Caravaggio bones found in Italian church
Italian researchers have found remains of Renaissance artist Caravaggio in a Tuscany church.
London: Italian researchers have come across bones of a human in a Tuscany church that they believe mostly belong to Renaissance artist Caravaggio.
The remains were found in an ossuary in a church crypt in Porto Ercole and the researchers used DNA and carbon dating for their findings, claimed reports.
Caravaggio was known for his "chiaroscuro" painting technique. The method, in which light and shadow are sharply contrasted, revolutionised painting.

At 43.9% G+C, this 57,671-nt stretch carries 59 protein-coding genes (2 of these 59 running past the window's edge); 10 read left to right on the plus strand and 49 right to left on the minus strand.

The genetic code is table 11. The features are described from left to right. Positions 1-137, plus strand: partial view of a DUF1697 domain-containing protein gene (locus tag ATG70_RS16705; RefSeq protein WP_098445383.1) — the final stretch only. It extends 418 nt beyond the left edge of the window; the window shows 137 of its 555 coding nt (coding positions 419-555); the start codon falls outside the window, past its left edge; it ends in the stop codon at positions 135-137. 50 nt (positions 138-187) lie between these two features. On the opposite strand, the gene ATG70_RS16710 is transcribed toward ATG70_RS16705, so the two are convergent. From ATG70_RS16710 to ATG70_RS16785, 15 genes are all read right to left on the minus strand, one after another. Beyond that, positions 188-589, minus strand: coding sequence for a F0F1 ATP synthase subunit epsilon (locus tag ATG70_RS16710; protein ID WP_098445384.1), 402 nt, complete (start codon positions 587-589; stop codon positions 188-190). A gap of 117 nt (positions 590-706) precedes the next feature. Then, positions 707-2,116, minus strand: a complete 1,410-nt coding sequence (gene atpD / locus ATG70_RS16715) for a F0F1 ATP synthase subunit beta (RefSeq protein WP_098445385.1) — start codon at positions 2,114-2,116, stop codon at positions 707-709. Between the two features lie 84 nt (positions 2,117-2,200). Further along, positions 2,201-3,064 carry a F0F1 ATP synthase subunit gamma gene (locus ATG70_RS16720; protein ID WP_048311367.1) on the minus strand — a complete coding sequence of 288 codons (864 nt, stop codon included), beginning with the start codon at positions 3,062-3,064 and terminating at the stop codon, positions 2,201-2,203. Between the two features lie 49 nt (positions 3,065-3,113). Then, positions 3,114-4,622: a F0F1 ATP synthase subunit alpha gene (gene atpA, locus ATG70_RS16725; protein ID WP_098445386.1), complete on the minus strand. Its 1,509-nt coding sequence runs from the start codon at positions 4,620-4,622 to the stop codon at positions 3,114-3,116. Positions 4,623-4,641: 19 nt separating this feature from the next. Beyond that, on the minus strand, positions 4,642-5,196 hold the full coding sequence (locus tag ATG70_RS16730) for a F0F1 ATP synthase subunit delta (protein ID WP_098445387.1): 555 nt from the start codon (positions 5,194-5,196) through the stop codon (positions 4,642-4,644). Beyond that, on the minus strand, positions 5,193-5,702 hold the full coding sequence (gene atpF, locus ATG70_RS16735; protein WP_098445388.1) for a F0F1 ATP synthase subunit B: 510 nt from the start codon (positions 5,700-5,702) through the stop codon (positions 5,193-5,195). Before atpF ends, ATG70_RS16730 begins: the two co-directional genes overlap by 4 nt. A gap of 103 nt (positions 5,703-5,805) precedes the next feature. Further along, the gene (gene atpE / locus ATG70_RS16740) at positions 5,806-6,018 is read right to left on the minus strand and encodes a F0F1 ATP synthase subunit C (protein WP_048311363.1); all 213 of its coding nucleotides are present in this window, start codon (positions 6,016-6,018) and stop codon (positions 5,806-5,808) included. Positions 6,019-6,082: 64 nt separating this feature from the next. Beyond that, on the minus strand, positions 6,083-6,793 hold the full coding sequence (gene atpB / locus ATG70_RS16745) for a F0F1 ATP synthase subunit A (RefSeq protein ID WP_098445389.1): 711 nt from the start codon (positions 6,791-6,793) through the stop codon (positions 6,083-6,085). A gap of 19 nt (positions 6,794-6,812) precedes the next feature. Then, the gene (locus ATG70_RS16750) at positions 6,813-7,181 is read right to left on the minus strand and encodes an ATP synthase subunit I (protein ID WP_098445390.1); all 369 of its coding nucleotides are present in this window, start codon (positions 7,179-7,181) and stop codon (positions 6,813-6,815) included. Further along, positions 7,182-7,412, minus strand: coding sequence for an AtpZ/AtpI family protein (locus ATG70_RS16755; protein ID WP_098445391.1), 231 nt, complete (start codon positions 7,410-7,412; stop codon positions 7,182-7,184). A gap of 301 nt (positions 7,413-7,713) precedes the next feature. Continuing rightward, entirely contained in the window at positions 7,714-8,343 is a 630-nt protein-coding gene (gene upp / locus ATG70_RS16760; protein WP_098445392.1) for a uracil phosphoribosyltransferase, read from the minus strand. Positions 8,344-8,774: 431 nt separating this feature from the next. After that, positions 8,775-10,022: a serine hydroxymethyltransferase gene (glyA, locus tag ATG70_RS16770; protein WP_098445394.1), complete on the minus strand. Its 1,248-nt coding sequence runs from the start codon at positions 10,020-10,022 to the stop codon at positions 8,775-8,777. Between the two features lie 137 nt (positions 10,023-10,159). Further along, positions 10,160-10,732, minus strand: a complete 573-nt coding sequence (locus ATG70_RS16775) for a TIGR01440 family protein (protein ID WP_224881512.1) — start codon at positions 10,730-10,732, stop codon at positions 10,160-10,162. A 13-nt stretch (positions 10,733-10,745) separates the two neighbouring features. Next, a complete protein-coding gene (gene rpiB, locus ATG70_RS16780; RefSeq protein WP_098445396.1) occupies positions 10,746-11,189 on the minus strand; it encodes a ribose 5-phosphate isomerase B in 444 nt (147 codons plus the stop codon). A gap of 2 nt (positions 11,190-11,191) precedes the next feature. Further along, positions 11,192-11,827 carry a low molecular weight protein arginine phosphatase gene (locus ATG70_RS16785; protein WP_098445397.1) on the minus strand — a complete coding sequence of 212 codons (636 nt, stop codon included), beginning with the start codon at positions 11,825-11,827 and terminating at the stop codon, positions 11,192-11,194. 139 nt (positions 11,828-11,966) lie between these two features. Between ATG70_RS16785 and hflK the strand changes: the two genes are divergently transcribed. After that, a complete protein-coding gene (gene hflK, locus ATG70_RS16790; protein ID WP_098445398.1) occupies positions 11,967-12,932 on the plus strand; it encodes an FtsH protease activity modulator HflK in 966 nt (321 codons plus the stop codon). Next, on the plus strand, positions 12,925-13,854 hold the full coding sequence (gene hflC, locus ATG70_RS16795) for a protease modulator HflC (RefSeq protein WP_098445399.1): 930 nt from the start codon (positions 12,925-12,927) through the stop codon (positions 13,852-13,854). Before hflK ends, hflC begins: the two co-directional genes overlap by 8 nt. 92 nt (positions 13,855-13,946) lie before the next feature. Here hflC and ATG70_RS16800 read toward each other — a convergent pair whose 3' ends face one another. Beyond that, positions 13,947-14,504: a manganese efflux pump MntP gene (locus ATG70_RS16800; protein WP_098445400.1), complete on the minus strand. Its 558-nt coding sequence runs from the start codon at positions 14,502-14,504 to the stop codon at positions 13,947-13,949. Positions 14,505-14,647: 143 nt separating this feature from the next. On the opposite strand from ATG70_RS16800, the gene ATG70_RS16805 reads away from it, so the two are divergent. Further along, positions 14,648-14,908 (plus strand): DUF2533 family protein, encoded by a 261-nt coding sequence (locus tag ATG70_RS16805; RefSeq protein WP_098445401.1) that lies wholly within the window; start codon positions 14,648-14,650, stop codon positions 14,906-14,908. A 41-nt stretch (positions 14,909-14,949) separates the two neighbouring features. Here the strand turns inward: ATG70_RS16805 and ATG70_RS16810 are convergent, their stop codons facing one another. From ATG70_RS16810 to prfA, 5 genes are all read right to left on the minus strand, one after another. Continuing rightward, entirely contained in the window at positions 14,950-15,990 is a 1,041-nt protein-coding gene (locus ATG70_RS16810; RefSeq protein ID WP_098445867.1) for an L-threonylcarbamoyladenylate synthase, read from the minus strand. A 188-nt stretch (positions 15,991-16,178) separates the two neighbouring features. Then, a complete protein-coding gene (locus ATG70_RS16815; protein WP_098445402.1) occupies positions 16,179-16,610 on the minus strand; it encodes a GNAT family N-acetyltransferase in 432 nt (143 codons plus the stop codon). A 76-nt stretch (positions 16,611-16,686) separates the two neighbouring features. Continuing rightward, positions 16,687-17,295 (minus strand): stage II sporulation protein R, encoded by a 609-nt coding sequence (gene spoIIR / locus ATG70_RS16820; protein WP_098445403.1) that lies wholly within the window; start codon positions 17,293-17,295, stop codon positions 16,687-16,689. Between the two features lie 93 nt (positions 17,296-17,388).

The cause of his death had been a mystery, with various theories put forward, including that he was assassinated for religious reasons, and that he collapsed with malaria on a deserted beach. Some have said he was on his way to Rome to seek a pardon when he died.
The findings come after a year’s investigation using DNA, carbon dating and other analysis. The remains are believed to have lain originally in an unmarked grave among around 200 others at the church cemetery, until they were exhumed in 1956 and placed in the ossuary.
Caravaggio was born in either 1571 or 1573, according to varying scholars, and spent the last few years of his life fleeing justice in southern Italy. He was famed for his wild lifestyle, including starting fights and ending up in jail.